No payment for dispatched goods or performed service – each company has once faced the problem.
There is no doubt that the risk of counterparty’s insolvency is permanently embedded in economic turnover. Therefore, it is worth knowing how to minimise payment gridlocks and how to avoid them.
Many companies simply focus on increasing their sales volumes, hoping that income on sales with a big group of contracting parties will make up for the losses in turnover with those who avoid or delay their payments. It often has disastrous consequences since in practice customers tend to settle their liabilities with considerable delays. Maintenance of financial liquidity is more and more difficult, the company faces greater and greater problems with its debts. This, in turn, leads to bankruptcy. Meanwhile, there are tools and methods to prevent such situations. We present the most effective of them:
Firstly, let ‘s check the customer before granting it a trade credit
Analysis of financial data of a potential customer is of key importance when assessing its solvency. Companies are obliged to file annual financial statements in a registration court and they are publicly available. It is worth going to the court and familiarise with the basic information about the customer. If our future partner is to be a stock exchange company, check its last published periodical reports, available in the Internet.
If financial data cannot be acquired from available sources (despite the obligation, the company has not files its statements in the court), you should simply ask your future customer about that. They are borrowers in the scope of the financing granted in the form of a trade credit by the company. Similarly, as a bank can check us when we want to get cash from it, we can also check our customer’s financial standing. Comprehensive reporting is of higher quality, but is our counterparty keeps simplified reporting, ask them about last tax returns. Compare the value of planned orders with total revenues of our potential customer. If the customer categorically refuses to present its financial data, note the fact as a risk, i.e. no data on the customer’s financial standing.
Internet is a treasury of information. Not only an official web site of the customer may prove useful. For example, an announcement about won tender means that at that time the company did not have any public and legal arrears. This information speaks in favour of the customer. Check also on-line debt stock exchanges.
You may learn much from entrepreneurs from the sector. Maybe some of them has already cooperated with the assessed customer. References from its clients will also prove valuable. Entrepreneurs share both bad and good opinions. Such actions may exclude many unreliable partners from the trade, in favour of all the participants.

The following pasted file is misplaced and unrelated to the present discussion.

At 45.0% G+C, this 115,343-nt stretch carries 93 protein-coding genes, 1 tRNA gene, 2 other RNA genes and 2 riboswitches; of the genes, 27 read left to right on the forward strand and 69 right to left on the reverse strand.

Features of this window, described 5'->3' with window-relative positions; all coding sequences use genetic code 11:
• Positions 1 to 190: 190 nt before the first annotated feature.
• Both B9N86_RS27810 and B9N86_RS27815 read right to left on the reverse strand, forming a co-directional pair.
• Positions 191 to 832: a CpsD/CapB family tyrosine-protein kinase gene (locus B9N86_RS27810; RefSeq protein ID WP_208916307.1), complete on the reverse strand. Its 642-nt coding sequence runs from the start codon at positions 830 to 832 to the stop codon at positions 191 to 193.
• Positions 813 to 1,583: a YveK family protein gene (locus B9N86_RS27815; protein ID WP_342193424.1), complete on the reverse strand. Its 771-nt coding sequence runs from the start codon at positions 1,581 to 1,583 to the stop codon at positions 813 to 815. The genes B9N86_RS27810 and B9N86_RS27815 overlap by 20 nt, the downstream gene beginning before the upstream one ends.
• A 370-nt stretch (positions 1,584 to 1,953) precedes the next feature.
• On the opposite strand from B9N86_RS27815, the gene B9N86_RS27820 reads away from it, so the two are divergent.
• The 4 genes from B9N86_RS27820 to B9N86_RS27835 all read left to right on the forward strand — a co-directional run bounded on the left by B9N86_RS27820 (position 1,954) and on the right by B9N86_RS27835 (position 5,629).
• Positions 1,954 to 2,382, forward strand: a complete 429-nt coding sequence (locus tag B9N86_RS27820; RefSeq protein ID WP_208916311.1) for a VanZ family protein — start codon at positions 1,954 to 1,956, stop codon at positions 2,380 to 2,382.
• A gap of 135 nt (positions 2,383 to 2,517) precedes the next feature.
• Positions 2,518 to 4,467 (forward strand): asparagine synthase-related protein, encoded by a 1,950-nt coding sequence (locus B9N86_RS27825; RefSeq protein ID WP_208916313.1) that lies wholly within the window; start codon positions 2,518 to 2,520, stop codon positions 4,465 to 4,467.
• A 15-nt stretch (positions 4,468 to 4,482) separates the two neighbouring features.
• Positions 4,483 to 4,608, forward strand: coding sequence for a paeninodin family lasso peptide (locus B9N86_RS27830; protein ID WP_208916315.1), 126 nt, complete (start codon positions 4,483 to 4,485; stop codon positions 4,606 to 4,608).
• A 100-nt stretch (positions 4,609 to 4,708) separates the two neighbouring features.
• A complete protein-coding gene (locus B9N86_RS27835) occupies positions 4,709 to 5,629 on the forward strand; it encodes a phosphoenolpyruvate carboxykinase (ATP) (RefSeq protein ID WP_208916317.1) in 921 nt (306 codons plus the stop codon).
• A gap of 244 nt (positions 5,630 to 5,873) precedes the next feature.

When available sources turn out to be insufficient, we may order a report on potential customer in a credit information agency. Make sure it will include the latest financial data.
Secondly, take care of formalities.
Documents are the basic tools to raise claims against unreliable counterparties. Therefore, make sure that a cooperation agreement is bilateral and precise as far as settlements are concerned. Collect documents systematically. Orders, WZ (external dispatch), do not provide the goods if the formalities are not completed. Collect relevant signatures on all documents. If possible, ask the person authorised to accept invoices for the signature. Of course, an invoice without a signature complies with the requirements and is valid, but in case of court proceedings it enables us to use simplified, thus faster procedures. Confirm balances in writing form time to time.
We must remember all the time about the so-called ‘evidence preclusion’. According to it, during court proceedings in commercial cases we shall quote all relevant circumstances (evidence) at once, under pain of losing our right to quote them at the later stage of the procedure. If the debtor raises an objection that could have been refuted by us with a relevant document, the court would not give us the chance to supplement evidence. Agreements often contain non-assignment clauses. A customer who reserves such provisions in the agreement is for sure familiarised with the issue of trade in receivables. This does not prejudge exclusion of cooperation, however, let us be aware of the consequences. Non-assignment clause prevents us from using factoring services or selling our debts without the customer’s written consent.
Thirdly, have an emergency plan in place.
No company may feel comfortable enough to reject cooperation with any customer that does not meet all its requirements. Our customers face the same problems as we don and even the most trusted business partner may not be able to repay its debts. Each entrepreneur has to ask itself one question – how long will I be able to survive non-payment on part of my customers?
Unfortunately, in the majority of cases, this means problems with maintaining financial liquidity. A good solution will be to prepare sheets for each customer, to write down findings from initial verification, as well as information on the confirmation of balances and average delays in payment. If the delays tend to be prolonged and the balance is growing, debt collection will prove necessary. It should be used the sooner the more risks we have established before and during our cooperation. The question remains if we should to it personally or use outsourcing.
Published on: 14 November 2016